As Christ followers, we are following and learning from the One who came not to be served, but to serve (Matthew 20:28).
Heather and I have been married for over 18 years now, and I still have moments where I don’t want to reflect that kind of attitude to my wife, who truly is my best friend.
- I throw something in the garbage, and realize it is full and needs to be taken out, and yet I shut the door and act like I didn’t see it.
- I walk past the laundry room and see clothes that need to be taken upstairs, but I just keep walking thinking someone else may do it.
- I come in the house after a long, difficult day, and the last thing I want to do is wash dishes, do some laundry, or pitch in around the house.
- We sit down in our living room to catch up and talk about our days, and I find myself really interested in what I have to say and what is on my heart, but then not actively listening when she is telling me about the challenges she had that day.
- As I write this, there is a picture and mirror sitting in our bedroom that I literally see multiple times a day, and they are waiting to be hung up. Actually my wife is the one who is patiently waiting for them to be hung up. It will probably take 5 minutes total. Ah…the little things.
Can you relate? And no, I’m not talking about your spouse, I’m talking about you. Your heart. Your attitude. Can you relate to that selfish tendency in your heart that says, “You know, today, I’d like to be served. I’ve served enough whether it at home, or work, or other people, and now that I’m with my spouse, I’d like to be served. Spouse, bring me a goblet of something cool and refreshing.”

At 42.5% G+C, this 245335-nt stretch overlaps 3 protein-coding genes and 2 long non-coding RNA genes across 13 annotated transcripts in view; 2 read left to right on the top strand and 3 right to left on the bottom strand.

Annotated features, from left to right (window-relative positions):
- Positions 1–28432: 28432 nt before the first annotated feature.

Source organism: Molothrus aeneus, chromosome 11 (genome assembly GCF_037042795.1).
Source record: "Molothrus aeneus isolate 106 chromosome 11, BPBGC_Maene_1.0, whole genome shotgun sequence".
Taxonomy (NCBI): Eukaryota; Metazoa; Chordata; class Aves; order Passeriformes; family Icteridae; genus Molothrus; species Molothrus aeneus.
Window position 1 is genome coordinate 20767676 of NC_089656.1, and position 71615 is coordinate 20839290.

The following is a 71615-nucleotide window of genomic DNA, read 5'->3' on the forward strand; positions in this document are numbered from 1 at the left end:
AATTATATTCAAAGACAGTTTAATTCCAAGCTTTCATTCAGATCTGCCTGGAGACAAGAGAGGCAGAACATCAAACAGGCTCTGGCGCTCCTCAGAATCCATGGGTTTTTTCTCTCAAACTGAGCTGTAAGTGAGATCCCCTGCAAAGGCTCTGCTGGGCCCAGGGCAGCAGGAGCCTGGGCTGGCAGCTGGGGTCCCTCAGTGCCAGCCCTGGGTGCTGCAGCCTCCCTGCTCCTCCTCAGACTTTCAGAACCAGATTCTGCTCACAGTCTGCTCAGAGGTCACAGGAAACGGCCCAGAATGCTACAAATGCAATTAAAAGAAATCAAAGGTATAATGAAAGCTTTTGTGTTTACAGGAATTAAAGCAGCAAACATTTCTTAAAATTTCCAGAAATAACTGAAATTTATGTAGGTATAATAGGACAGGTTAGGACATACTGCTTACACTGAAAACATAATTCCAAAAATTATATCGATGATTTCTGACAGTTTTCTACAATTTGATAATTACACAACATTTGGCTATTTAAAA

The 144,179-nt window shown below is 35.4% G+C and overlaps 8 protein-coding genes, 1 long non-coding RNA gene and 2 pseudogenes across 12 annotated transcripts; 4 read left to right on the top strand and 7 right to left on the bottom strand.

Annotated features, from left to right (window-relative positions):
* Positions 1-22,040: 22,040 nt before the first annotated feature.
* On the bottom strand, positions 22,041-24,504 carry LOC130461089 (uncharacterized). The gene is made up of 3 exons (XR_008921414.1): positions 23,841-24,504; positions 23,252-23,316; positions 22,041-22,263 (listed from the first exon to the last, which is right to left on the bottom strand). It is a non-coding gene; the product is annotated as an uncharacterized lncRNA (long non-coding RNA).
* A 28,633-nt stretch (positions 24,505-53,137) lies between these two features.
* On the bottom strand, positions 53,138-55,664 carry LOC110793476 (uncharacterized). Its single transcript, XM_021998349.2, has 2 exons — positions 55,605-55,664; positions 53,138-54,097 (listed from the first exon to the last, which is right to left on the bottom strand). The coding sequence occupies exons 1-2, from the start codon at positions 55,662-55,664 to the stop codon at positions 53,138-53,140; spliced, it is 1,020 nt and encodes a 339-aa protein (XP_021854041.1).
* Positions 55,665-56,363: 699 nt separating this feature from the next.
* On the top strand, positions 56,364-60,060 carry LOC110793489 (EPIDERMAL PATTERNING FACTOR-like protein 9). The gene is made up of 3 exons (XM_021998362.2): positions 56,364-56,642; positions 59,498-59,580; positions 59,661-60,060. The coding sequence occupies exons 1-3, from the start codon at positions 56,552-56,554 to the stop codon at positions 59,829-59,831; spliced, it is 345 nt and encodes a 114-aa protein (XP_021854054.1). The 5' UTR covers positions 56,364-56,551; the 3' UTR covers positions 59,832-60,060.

And if you haven’t had that fleeting thought yet in your marriage, or you’re engaged and you think it will never be that way, you’re lying to yourself. A Christ-centered marriage will humble you, and expose the depth of your pride and selfishness in new ways. It will force you to see your pride for what it truly is. Sin…and sin when left to its own devices will lead to brokenness, hurt, strife, and destruction.
I want to challenge you and me to do the little things in your marriage. Yes, we could apply this principle to so many other areas and relationships, but this time around, let it simply sit on heart if you are married.
Little things add up. Like coins in a change jar, they grow. And over the course of time, communicate generous love to your spouse.
Little things are humbling. Changing the diaper, picking up the dog poop, taking out the trash, cleaning up your spouse’s mess. Get over it. The humbling will be good for your soul.
Little things should not be announced. Take a lesson from Jesus, and be characterized by serving in secret (Matthew 6:1).
Little things are little ways we worship our God. Serve your spouse for the glory of God.
To love one another for a lifetime is not just about the big things. The birthdays, the holidays, the anniversaries. Don’t get me wrong, those are important. But please don’t neglect the little things along the way. Loving our spouse is a full-time job, not a part-time one.
Jesus commanded us to love another. John 13:34-35: 34 A new commandment I give to you, that you love one another: just as I have loved you, you also are to love one another. 35 By this all people will know that you are my disciples, if you have love for one another.”
And sometimes, if we are honest, we are prone to quickly love or be other-oriented with everyone, but the very people we are called to spend the rest of our lives with.
So, do the little things! Notice the little things! And love one another with the extravagant love that Jesus has loved us with!